Oriented strand board (OSB) was conceived in 1965 as an alternative for plywood. Originally called “waferboard,” it is sometimes mistakenly referred to as “chipboard.” But chipboards are made from waste material produced at lumberyards. The sizes of the chips are extremely inconsistent, negatively affecting the overall strength of the product. OSB on the other hand is made of rectangular wood strands, or “flakes” oriented so as to ensure that adjacent pieces have the gain running in different directions. Because flakes of wood are used, a sheet of OSB will have many more layers than a comparable thickness sheet of plywood, as many as 50.
In 2001 the total production of OSB overtook that of plywood for the first time and has remained in the lead ever since. The main reason for this is that the primary use of both softwood plywood and OSB is in the construction trade. OSB is less expensive and is approved for use in place of softwood plywood, as per the building code. Therefore, most contractors will opt for using OSB, unless a building specification specifically prohibits it.
The reasoning behind using OSB in place of softwood plywood is that OSB is supposedly stronger than plywood. But, and this is a very big but, that only refers to the shear strength of the plywood. To be clear, that’s the ability of the material’s internal structure to resist sliding against itself. In other words, it’s the ability for the material to resist the layers sliding across each other, if force is applied to one side going in one direction and to the other side going in the opposite direction. This can be imagined by putting the palms of your hands together and pushing one the hands in opposite directions; one towards the fingertips and the other towards the wrist.
Why this particular specification is singled out and used as “proof” that OSB is as good as plywood baffles me. I can think of no situation in which shear strength is going to be all that important in keeping a home from falling apart or suffering some other calamity. Nevertheless, people who are smarter than I have decided that shear strength of OSB is an important specification.
The one place where that shear strength is extremely important is when OSB is used in the webbing of wood I-joists. Plywood is never used for the manufacture of those I-joists, because it does not have the necessary shear strength.
Please note that this does not mean that OSB is stronger than any other type of plywood, based on any other sort of testing that might be done. I just saw a video of simulated hurricane testing, in which a 2”x 4” was shot at pieces of 5/8” OSB and 5/8” softwood plywood mounted over windows as simulated hurricane protection. While the plywood had no problem in stopping the 2”x 4” fired at it at 34 MPH, the same test, when performed on the OSB caused the 2”x 4” to fly right through the window, leaving a nice neat hole in the OSB.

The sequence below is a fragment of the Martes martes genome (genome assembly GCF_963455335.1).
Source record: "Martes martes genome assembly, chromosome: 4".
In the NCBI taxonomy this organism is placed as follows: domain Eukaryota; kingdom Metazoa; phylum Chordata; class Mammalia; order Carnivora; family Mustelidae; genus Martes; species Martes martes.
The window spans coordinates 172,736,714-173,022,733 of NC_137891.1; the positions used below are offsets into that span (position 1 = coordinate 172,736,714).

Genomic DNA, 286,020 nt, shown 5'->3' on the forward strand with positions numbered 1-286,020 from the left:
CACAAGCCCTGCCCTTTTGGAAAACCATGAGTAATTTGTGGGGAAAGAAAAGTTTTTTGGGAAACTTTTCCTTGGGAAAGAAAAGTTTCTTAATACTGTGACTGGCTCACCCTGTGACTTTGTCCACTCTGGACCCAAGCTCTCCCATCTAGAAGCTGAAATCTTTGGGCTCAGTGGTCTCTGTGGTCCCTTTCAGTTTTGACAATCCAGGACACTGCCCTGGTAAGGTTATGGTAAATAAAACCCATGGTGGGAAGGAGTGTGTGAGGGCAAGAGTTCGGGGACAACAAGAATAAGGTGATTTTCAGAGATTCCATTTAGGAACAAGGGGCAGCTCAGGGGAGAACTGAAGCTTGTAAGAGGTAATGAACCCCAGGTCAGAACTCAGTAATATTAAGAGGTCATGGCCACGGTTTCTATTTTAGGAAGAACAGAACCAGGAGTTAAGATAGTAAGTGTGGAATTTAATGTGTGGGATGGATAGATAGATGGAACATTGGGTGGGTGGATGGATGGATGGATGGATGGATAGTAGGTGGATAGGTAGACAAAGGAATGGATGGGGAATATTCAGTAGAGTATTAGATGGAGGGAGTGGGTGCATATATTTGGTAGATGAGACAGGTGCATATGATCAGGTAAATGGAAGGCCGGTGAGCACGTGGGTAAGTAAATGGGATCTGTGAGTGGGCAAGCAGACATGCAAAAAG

Besides I-joists, OSB is most commonly used for sheathing on wood-structure homes. This includes roof sheathing, wall sheathing and floor sheathing, all of which applications are approved by the building code. It is the main substitute material used to replace construction-grade softwood plywood in these applications.
As market forces have caused the price of wood to rise in 2021, it has also affected the cost of OSB, just like any other wood product. Depending on the part of the country, wood prices are inflated from 300 to over 500 percent of pre-pandemic costs. This has caused the price of a new home to go up by roughly 30%, something that could lead to another housing crash in the future.
The big question at the moment is how long wood prices will remain high. As of the time of this writing, it appears that they will remain high at least through 2022. But with inflation on the rise, in part due to the high cost of wood products, it could remain high much longer and may not return to pre-pandemic levels. There’s really no way of knowing at this time just what the future price of OSB or any other wood product is going to be.
That raises a second question: with OSB being so expensive, is there something that can be used as a replacement for it, in sheathing a home?
On one hand, that question seems a bit ridiculous, as OSB was conceived and manufactured as a replacement for construction-grade plywood, in order to save costs. On the other hand, with how the cost of wood has increased, finding a lower-cost replacement for home sheathing will help to reduce the cost of building a home.
In fact, there are two products which can be used:
- All three types of rigid-foam insulation, to include expanded polystyrene (EPS), extruded polystyrene (XPS) and polyisocyanurate can be used as substitutes for OSB in sheathing exterior walls and roofs. However, it must be understood that these materials do not have the same inherent strength of OSB or plywood and will not perform equally. However, they do have the advantage that they resist water and moisture well.
- Fiberglass-faced gypsum panels were developed specifically for use as a replacement for OSB and plywood in providing exterior sheathing. These materials are more durable and stiffer than rigid-foam insulation. It has become more common for use as a replacement for OSB as wall sheathing; however, even though manufacturers state that it can be used for roof sheathing, many other experts say that it should not be. This material is much more water-resistant than OSB and plywood, which is a plus during construction, before the building is fully dried-in.
It should be noted that before the prices of wood products soared, these were not cost-effective options. However, with the current high cost of OSB, they are both worth consideration. Fiberglass-faced gypsum board is slightly more expensive than rigid-foam insulation, but it is also stronger, able to withstand damage from windblown items better.